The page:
Saturday, August 29, 2020

Fact-Checkers and Fake News

We may have had the experience of asking a child: "Who do you like more mom or your dad?" For the questioner, easily asked without much thought, but for those who have to answer, it is difficult; relatively easy to answer the question: "How much do you like mom or dad? A professor in the Department of Political Science gives the readers of the Catholic Peace Weekly some thoughts on 'Fake News' and Fact-Checkers.

The process of judging fake news is similar. It is not easy to discuss the news with only the options of true or false for producing news essentially involves a value judgment on the part of the media. The results of judgment on the factuality of information may appear differently depending on the context in which news is discussed.

This is the reason why the media's fact-checker uses scales such as 'not at all factual,' 'mostly not factual', 'half fact', 'mostly true', and 'fact'. Of course, such a measure may have higher validity than a method of judging the facts of news with only the two categories: fact or falsehood, but even where the fact check was performed we have no guarantee of the objective truth.

This is because it is not only difficult to quantitatively evaluate how many facts or non-facts are contained in the news, but subjective value judgments of the media is inevitably involved in the fact verification process. For example, as a result of quantitatively measuring the facts of the news, 49% of the information is 'mostly not true', and 51% of the information is 'mostly true', saying that the amount of factual information is 2% percent more— Can we conclude that it is mostly true? The same is true when the fact check is judged to be 'half-true'. 'Half the truth' is, in other words, 'half a lie'.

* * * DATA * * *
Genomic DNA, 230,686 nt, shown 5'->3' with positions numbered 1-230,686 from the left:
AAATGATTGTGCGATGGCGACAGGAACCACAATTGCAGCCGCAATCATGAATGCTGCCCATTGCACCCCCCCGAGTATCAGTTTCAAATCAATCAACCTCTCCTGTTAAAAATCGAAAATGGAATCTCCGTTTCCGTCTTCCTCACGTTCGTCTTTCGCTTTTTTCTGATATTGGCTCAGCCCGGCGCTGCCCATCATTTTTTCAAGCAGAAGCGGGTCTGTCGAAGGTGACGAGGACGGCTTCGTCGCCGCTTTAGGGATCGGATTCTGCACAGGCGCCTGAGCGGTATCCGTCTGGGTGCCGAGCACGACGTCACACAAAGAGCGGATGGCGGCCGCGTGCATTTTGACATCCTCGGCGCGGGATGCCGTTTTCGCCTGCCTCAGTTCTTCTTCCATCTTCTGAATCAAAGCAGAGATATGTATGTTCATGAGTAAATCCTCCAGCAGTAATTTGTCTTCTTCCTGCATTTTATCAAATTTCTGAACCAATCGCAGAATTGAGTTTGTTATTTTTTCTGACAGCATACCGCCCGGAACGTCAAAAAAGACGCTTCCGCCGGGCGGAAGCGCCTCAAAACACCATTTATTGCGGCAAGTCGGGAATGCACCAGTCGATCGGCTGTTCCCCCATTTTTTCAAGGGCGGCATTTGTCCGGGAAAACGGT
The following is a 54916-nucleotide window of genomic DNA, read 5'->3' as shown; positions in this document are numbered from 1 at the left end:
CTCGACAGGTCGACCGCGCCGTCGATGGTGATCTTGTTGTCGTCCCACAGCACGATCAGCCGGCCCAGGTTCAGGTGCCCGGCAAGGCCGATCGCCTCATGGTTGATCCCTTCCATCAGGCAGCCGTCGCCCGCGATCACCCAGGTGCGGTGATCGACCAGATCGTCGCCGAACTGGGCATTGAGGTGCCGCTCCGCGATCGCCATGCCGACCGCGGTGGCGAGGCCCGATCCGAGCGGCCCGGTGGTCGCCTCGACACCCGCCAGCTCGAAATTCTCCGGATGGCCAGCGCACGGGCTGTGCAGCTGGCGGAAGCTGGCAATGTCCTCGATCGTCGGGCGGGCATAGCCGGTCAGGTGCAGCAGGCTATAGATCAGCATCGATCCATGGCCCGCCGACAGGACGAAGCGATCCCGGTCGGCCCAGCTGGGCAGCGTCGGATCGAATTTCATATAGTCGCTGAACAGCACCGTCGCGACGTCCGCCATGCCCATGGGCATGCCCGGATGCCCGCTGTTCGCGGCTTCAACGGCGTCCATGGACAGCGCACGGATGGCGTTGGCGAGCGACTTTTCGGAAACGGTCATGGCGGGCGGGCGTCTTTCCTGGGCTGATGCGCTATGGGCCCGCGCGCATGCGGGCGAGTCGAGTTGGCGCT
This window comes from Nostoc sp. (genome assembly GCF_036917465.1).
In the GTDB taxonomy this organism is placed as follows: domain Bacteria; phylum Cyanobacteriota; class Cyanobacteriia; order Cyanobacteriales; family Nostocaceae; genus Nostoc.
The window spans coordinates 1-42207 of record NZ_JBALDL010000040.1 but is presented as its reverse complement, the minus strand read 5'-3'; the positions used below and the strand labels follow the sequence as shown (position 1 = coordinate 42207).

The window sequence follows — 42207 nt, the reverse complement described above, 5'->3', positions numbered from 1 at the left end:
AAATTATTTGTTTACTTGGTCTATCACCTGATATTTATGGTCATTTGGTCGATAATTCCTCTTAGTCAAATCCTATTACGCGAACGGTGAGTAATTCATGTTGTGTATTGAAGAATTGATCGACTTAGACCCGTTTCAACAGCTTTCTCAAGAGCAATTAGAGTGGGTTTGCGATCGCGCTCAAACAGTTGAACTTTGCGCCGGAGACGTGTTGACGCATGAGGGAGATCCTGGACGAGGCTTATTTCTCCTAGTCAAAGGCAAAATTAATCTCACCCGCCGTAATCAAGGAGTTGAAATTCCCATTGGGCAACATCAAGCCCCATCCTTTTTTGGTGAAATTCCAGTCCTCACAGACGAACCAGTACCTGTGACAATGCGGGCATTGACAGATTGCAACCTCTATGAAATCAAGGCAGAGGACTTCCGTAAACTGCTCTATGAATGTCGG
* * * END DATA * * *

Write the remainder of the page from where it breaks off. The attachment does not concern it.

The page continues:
Public perceptions of the media or public officials can be very different when a media company judges reports of other media companies or public officials as half-true' and 'half false'. The results of fact checks have a greater impact on the public when dealing with remarks by public officials they do not support or media they do not trust.

Research results report that the media users with strong factionalism have a tendency to 'perceive hostile media' those that report controversies 'biased' in a direction unfavorable to their position. It is highly likely to further strengthen the hostility of users. Because people are more inclined to rate the media based on information that was unfavorable to their position, the fact check result can conclude that all news produced by media companies that I do not support is 'fake news'.

Media users are more likely to trust information that is not true when it comes in the form of news. This implies that it is necessary to continuously verify the facts of the media. However, rather than the results of the verification by the media companies themselves, discussions based on various judgments by each media company performing the fact check should be conducted more actively. In other words, the basis for the judgment used by multiple media companies in checking the facts for the same information, and the process of discussing the validity and reliability needs to be expanded.

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